Now that I am retired having been many years a magistrate with a long awareness of the declining freedoms enjoyed by the ordinary citizen and a corresponding fear of the big brother state`s ever increasing encroachment on civil liberties I hope that my personal observations within these general parameters will be of interest to those with an open mind. Having been blogging with this title for many years against the rules of the Ministry of Justice my new found freedom should allow me to be less inhibited in these observations.

Comments are usually moderated. However, I do not accept any legal responsibility for the content of any comment. If any comment seems submitted just to advertise a website it will not be published.

Tuesday, 11 August 2015


As I have posted here more than once 70% of acquisitive or violent crime is considered to be caused by addiction to drugs and/or alcohol.  This is not "hot" news.  All those in relevant government departments know it; the medical profession knows is indeed common knowledge.  Any sane or rationally governed society would make provision for the unfortunates who cause such damage to themselves and a wider society and by that criterion we are certainly not a sane or rational society.  Examples are before the courts every day of the week.  However when a chairman in a magistrates` court makes an announcement like this to an admitted alcoholic offender I truly despair;   "This idea of drinking and being drunk in a public place is beginning to be a problem. However, we're going to fine you for this matter today. and the costs are going to be considerable."  I realise the sentencing options are limited.  From the sparse court reporting we have no information on the offender`s previous history but it is unlikely he was of previous good character.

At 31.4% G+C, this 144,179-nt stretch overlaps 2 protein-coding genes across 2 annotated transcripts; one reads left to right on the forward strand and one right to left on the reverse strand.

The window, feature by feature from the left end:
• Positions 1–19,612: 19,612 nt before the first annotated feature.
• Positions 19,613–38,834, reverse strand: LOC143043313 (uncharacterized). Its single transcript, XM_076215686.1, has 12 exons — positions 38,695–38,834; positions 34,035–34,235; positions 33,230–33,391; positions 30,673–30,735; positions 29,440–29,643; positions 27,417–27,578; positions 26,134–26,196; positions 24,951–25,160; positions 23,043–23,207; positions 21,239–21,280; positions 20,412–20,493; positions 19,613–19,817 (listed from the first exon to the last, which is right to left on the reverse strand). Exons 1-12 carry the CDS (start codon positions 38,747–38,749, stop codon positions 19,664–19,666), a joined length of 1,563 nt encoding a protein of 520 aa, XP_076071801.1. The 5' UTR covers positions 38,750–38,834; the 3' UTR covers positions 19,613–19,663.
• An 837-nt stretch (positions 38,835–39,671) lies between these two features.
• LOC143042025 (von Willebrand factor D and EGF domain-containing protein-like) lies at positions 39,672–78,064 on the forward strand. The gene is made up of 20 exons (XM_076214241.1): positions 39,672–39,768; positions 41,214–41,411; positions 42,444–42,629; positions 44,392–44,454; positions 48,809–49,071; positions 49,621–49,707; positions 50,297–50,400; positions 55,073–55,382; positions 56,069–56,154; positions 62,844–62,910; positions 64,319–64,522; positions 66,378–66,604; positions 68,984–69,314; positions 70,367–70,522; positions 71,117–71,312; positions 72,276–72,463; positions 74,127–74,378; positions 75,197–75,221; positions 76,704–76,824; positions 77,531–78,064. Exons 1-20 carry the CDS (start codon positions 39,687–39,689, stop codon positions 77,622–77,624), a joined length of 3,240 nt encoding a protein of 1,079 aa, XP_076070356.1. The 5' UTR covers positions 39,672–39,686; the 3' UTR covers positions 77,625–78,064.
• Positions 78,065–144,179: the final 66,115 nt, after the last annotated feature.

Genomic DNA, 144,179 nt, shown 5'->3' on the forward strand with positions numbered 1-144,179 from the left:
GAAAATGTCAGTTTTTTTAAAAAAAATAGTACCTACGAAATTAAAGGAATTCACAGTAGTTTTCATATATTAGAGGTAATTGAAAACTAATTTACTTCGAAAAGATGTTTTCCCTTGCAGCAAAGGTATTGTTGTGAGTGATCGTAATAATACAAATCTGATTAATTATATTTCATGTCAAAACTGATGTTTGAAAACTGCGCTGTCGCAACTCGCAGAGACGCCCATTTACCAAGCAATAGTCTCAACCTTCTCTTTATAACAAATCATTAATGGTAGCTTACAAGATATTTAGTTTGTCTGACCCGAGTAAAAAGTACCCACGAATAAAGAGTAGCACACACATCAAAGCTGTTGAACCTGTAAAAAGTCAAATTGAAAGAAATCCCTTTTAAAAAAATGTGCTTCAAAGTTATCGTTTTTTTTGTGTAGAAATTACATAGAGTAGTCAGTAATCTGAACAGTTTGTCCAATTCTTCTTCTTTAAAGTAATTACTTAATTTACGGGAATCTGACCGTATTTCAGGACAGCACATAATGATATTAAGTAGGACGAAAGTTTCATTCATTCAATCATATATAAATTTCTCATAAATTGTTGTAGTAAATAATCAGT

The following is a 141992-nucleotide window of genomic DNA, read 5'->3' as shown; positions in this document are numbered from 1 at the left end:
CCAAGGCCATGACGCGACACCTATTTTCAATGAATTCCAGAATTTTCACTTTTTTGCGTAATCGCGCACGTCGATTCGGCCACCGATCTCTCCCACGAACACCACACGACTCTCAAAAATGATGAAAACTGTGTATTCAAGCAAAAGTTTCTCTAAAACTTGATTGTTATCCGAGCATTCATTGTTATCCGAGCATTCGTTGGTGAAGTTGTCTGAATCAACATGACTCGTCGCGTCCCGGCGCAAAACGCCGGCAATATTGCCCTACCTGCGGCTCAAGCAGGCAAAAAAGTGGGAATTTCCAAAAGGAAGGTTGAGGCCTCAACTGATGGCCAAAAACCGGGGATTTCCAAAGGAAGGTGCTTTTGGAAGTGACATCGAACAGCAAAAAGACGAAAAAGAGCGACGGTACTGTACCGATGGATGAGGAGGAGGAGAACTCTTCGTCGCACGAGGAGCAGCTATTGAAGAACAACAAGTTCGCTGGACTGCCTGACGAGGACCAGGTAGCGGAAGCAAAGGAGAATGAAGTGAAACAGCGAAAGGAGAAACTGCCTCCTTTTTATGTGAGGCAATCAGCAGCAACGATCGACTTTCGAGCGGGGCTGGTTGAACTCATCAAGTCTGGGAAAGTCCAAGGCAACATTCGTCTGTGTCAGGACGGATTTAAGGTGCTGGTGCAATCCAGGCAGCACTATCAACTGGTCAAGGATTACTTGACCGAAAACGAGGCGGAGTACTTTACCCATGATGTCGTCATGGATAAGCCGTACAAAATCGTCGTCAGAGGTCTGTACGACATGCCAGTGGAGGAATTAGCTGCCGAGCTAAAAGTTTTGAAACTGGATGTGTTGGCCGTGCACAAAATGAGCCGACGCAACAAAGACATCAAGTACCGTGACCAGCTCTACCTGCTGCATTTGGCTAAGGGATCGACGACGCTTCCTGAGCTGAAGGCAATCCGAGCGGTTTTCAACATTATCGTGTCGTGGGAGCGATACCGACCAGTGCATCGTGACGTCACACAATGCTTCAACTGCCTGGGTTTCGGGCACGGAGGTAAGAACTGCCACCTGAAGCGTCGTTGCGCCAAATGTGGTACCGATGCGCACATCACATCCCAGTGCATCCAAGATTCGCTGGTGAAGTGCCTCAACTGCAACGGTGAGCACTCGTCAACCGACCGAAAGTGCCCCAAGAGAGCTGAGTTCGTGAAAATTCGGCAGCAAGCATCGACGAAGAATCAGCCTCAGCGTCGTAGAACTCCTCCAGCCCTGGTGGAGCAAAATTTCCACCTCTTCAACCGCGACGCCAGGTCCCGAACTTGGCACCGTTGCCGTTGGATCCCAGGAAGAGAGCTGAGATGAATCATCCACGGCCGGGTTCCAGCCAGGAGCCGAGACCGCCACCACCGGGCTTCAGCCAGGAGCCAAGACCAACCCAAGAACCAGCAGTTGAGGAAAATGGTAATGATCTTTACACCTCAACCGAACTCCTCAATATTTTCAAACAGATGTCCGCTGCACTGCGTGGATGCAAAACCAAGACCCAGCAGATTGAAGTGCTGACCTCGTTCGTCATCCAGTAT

There are hundreds of thousands of offences annually from the simple as above to the most serious arising from drink/drug addiction.  All the asylums and large publicly owned buildings closed in the last two decades to be converted into luxury flats or other developments were worth their weight in much more gold than their sales or the sellers realised. I suppose that with politicians`  myopia, having a five year horizon and their own re-election  their first consideration we can expect nothing better.


  1. Well I think from the headline and opening sentence in the article you can be sure it wasn't his first offence.

    I wonder what you would have done though? Are you misreading the Chairman's remarks? They fined him £37. Was the remark actually as much frustration at the unavoidable costs - £255 - for a person of no fixed abode. As I understand it those costs would have been the same for any disposal (barring an absolute discharge).

  2. Courts can IMHO do nothing about drunk and disorderly convictions. Fine only (Band A, the lowest), plus charges; street drinkers and similar alcoholics rack them up, often monthly or more. Having generally spent the night in the cells, the solution is often to deem the fine served as to do otherwise simply racks up unpayable fines.

    This is a social, not a criminal problem.